Kimono- Shopping Under the Influence

Gentle reader, here’s a strange shopping story that may  turn into a business story.

I’m a late night shopper.  The computer’s my magic carpet that flies me to Osaka and Kyoto.  Joe Weintraub almost-snores lying next to me. He’s thankfully unable to protest my taste in  world-class designs I’ve never seen before, woven on antique silk kimono fabric. The treasures I look at are “unpicked” by Japanese women who love the forest, Shibori, and ocean wave patterns as much as I do.

It turns out that most Japanese don’t revere antique or vintage kimono. So kimono are sold at marketplace for small sums.  My hardworking sellers painstakingly “unpick”  seams and sell the fabric piece by piece—earning little for their labor.

I’ve been mixing and sewing “unpicked” kimono into striking scarves for years. Most amazing, people in the street and on elevators compliment me on the antique scarves and I’ve taken to selling them off my neck to strangers. What fun! I’m working up my courage to take them to a museum store.

Recently I discovered a bizarre wrinkle to my shopping pleasure.  Shopping on Ambien makes me a sort of an unconscious late-night shopper.

First, let me assure you, consciousness is an issue for me.

Unconsciousness is too close to death. Hence my desire, since childhood, to stay up later and later.

But sometimes it’s been fun to be almost unconscious.

I work by day, a writer who loves word rhythms, a-tonal sentences and pithy phrases beyond reason. Then,  late at night, when I’ve  no energy left,  I try  to avoid the darkness of sleep by I switching to my second-favorite solitary activity—shopping. And on rare occasions I take half an Ambien beforehand. Shopping on Ambien turns out to be a trip: last month I was accused of criminal activity via email from Japan.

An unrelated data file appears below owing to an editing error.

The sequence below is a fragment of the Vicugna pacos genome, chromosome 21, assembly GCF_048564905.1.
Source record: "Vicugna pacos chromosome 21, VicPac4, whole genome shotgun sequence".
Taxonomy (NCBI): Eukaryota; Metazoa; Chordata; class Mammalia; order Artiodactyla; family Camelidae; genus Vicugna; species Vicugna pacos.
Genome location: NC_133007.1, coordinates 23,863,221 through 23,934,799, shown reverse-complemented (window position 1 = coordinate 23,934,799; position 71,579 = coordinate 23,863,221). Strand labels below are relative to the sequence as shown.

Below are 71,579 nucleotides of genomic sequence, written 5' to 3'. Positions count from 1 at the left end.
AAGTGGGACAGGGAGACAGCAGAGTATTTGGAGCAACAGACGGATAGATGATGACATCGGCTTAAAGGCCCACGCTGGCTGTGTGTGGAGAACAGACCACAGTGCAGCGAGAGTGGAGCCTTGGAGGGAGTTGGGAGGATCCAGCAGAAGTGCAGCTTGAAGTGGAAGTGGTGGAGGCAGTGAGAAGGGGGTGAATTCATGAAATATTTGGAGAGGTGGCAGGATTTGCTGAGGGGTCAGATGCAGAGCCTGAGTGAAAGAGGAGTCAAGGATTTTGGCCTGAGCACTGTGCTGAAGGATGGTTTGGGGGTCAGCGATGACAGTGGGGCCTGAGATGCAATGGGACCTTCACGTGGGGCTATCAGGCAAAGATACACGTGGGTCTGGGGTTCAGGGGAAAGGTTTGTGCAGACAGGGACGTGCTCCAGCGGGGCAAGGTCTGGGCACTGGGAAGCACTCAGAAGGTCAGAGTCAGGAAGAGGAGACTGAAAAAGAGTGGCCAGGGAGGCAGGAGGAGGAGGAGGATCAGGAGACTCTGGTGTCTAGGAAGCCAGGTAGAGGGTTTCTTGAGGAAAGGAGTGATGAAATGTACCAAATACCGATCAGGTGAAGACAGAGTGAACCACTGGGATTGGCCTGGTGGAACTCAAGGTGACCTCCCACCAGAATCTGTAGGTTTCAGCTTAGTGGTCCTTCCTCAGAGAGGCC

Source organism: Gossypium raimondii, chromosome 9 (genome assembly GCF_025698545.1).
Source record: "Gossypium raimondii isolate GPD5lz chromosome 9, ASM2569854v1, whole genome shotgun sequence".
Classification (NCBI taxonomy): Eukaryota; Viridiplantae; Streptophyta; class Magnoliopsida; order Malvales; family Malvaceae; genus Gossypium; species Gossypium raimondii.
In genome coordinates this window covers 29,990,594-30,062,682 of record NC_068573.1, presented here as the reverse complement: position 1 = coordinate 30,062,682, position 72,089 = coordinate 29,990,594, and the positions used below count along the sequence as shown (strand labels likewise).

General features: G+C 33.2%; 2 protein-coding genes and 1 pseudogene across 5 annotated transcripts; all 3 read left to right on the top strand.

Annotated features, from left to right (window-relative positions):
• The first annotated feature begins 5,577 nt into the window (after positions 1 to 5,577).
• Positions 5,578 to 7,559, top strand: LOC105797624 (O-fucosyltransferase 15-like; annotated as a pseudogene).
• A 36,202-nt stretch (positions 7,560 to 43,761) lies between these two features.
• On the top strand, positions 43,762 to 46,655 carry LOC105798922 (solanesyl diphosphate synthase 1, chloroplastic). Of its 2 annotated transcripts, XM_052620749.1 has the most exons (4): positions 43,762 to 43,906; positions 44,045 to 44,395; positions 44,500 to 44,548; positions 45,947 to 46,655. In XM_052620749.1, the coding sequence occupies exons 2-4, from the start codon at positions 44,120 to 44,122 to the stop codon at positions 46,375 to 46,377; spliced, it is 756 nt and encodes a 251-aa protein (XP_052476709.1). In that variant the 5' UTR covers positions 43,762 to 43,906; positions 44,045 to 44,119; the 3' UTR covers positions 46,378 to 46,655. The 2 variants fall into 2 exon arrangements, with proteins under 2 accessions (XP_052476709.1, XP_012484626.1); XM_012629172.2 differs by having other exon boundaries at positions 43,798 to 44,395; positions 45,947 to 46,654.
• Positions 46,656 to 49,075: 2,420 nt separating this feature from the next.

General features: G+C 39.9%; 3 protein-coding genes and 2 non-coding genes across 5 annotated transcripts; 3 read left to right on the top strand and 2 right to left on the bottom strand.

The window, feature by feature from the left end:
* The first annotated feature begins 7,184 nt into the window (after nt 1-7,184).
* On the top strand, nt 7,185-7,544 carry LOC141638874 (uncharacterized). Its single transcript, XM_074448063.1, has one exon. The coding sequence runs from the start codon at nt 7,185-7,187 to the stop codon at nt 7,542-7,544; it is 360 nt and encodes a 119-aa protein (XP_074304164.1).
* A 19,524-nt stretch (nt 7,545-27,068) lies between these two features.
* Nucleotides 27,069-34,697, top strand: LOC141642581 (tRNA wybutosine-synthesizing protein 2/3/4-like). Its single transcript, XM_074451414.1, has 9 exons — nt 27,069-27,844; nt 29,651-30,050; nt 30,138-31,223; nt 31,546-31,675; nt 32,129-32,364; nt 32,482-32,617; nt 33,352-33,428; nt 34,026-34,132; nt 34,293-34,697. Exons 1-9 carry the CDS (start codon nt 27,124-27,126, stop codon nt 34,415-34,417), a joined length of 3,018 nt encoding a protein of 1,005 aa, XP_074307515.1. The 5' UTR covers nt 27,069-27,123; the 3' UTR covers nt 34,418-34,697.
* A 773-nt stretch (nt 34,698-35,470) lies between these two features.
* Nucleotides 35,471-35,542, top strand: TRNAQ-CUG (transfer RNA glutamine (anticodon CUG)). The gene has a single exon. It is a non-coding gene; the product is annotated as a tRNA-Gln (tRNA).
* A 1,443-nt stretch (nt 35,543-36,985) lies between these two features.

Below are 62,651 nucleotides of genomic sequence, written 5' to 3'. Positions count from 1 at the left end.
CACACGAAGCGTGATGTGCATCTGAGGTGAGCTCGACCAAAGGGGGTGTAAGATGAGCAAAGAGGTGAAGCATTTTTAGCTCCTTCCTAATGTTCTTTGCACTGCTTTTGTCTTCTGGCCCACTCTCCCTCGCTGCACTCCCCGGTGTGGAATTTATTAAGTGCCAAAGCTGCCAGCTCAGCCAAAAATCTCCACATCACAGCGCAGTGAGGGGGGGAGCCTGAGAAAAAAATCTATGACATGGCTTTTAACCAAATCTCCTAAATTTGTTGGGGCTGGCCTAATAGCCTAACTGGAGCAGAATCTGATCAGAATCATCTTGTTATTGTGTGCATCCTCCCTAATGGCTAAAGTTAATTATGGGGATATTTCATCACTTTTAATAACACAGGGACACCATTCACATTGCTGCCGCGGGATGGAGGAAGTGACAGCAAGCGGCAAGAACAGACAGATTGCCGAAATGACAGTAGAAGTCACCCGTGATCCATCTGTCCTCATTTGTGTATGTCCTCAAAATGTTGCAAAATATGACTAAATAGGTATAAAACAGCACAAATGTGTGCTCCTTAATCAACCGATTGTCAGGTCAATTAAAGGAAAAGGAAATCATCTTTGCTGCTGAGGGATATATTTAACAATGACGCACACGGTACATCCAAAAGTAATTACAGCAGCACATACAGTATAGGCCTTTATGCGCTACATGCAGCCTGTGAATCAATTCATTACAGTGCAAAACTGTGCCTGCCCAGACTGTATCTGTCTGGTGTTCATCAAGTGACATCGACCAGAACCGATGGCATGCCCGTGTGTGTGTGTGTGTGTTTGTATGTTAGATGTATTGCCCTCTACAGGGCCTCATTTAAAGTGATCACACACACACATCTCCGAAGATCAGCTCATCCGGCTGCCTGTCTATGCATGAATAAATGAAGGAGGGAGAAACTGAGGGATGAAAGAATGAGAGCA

Hello, I’m a seller of your bidding auctions, Megumi Okubo; I know you are not bad buyer, but I hear complaining buyers because you bid thousand dollar bids and then you retract bid.  Buyers ask are you trying to raise prices illegally with me.

It seems that in my Ambien stupor I mistakenly made an opening bid of $25,000 for a totally unique, geometric pre-World War II piece of silk.  I meant to start at $25. I realized my mistake (I’ve some recollection of this) and went to great lengths to withdraw the $25,000 bid.  In doing this I accidentally saw the highest bid of my competitor.

I made this mistake three times.  Each time I withdrew my bid, these semi-conscious maneuvers threw sellers and competing buyers into a tizzy.  I was accused (see above) of cheating.  The air cleared after I made apologies all around.

But the few times I’ve shopped on Ambien it’s ended up better than Christmas for me.

It adds the element of surprise—surprising myself.  For example, ten days ago I bought several silk pieces including an antique 1930’s navy ocean wave treasure that will make a perfect urban scarf.  Because I’d slugged half an Ambien I had no recollection of which pieces I’d won.

Within the following weeks, oddly-shaped packages arrived, lovingly packed by zealous strangers from Osaka.   The most remarkable thing is that opening each package confounded me. Their contents were mysteries.

But, sure enough, they turned out to be wondrous designs on silk–the best gifts imaginable.

They’d been ordered by me and for me: “unpicked” pieces exquisitely tailored to my “picky” taste.

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